Studying Disadvantaged Youths in the Middle East: A Theoretical Framework
Disproportionate levels of youth unemployment and economic marginalization in the Middle East have prompted many regional observers to conclude that socioeconomically disadvantaged Middle Eastern youth are more prone to radicalization and thereby constitute a threat to national and international security. The general consensus in these accounts is that low levels of occupational opportunities leave poor youth more disposed to frustration and fatalism, which in turn are strongly linked to radical politics. Alternatively, scholars in the language of rational choice argue that these young people engage in a deliberate calculation of means and ends in order to attain the power and wealth necessary for upward mobility. These scholars posit poor youth as rational, autonomous agents whose goals are defined by individual interests and preferences. However, these respective theories are unable to account for 1) the absence of political radicalism among poor youth in many countries of the Middle East, and 2) the presence of seemingly irrational acts among these youth that neither maximize self-interest, nor necessarily reflect individual preferences. Given the shortcomings of each of these prevailing theories, this paper, instead, synthesizes these two approaches and assesses the social conduct of poor youth in the Middle East from the perspective of aspirations-bounded rationality. From this vantage point, the behaviors of poor youth are not determined by individual economic interests or by pure emotion, but by aspirations. This paper proposes that these youth struggle and create strategies to improve their lives that are conditioned by experience and observation of those who inform their social worlds.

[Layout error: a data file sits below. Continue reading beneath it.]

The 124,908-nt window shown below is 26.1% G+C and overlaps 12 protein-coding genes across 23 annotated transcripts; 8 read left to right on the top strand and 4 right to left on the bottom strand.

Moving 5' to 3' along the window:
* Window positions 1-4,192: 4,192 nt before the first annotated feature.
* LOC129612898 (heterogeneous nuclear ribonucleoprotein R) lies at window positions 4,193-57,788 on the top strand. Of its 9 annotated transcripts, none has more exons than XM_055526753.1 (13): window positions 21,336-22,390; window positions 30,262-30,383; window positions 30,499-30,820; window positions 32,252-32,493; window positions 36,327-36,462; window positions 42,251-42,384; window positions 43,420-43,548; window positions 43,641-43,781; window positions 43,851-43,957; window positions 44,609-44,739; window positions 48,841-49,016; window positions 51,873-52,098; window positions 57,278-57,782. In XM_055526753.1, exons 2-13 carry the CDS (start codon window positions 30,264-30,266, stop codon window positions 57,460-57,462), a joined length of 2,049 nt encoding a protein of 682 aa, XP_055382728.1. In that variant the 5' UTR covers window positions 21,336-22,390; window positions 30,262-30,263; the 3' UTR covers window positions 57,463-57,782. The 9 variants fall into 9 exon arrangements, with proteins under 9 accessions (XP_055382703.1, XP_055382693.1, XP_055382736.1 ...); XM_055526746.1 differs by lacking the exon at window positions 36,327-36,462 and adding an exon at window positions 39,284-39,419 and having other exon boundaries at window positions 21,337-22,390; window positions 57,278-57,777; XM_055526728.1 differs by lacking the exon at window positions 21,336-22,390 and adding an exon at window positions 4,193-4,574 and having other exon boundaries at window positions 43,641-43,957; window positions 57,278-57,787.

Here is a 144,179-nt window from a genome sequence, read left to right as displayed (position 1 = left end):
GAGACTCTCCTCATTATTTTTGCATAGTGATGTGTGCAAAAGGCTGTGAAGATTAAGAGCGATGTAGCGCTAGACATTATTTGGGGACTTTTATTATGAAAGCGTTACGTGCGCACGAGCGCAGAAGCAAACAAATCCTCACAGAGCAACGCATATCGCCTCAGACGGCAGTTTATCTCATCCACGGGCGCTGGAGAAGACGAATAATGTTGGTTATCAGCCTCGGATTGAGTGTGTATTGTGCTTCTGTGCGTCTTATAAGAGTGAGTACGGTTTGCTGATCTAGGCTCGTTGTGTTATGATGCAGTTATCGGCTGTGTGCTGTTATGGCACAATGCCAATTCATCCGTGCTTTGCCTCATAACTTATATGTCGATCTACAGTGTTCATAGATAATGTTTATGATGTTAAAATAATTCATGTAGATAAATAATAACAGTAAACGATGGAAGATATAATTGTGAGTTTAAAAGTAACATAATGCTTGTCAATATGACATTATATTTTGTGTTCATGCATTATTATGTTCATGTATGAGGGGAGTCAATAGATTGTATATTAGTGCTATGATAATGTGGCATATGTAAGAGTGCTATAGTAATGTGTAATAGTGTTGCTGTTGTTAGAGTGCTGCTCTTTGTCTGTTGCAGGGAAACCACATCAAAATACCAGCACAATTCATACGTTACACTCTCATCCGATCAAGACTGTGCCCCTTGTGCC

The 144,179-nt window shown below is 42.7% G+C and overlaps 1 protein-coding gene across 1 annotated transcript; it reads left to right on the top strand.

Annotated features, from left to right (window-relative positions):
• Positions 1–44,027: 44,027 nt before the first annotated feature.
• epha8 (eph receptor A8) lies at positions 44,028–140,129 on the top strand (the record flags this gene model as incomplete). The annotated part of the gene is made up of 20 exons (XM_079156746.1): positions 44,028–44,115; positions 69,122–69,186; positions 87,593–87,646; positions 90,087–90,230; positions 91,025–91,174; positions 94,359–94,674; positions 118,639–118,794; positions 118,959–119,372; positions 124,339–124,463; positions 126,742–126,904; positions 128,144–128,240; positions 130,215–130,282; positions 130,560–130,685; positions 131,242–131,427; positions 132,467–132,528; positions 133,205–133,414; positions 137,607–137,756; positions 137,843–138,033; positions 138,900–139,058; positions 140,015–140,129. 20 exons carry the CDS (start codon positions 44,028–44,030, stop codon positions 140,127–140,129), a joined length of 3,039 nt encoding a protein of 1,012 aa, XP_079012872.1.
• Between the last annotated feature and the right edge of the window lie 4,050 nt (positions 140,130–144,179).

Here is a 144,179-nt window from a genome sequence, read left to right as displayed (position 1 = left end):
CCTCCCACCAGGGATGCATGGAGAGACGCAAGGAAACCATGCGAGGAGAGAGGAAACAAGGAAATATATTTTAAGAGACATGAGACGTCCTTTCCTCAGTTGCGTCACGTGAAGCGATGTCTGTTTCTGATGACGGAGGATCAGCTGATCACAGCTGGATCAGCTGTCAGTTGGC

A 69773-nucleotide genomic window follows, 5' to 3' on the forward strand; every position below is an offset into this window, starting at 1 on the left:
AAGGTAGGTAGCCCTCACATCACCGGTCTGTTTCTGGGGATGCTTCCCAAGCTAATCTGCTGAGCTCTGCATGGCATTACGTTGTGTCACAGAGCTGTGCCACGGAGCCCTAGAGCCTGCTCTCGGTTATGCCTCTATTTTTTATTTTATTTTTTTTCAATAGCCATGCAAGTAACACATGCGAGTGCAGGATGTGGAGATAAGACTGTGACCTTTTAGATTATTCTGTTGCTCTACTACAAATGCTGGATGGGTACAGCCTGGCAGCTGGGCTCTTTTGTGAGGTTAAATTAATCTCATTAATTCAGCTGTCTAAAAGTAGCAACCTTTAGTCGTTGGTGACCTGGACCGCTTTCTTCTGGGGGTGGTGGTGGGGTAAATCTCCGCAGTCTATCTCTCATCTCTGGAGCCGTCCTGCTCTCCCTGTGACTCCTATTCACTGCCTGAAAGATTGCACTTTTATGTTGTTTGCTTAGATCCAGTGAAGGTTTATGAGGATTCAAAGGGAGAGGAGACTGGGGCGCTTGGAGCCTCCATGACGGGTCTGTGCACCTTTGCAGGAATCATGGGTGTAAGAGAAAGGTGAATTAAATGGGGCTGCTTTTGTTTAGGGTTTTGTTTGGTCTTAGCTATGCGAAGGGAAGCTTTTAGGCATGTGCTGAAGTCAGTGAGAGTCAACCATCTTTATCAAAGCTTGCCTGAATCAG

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Kamrava, Mehran; Foran, John; Sika, Nadine; Al-Arian, Abdullah A.; Hamid, Shadi; Arjomand, Said Amir; Hashemi, Nader; Duboc, Marie; Korany, Bahgat; Abu-Rish, Ziad; Lucas, Russell E.; Mecham, Quinn; Juneau, Thomas; Haddad, Bassam; Vandewalle, Dirk (Center for International and Regional Studies, 2013)
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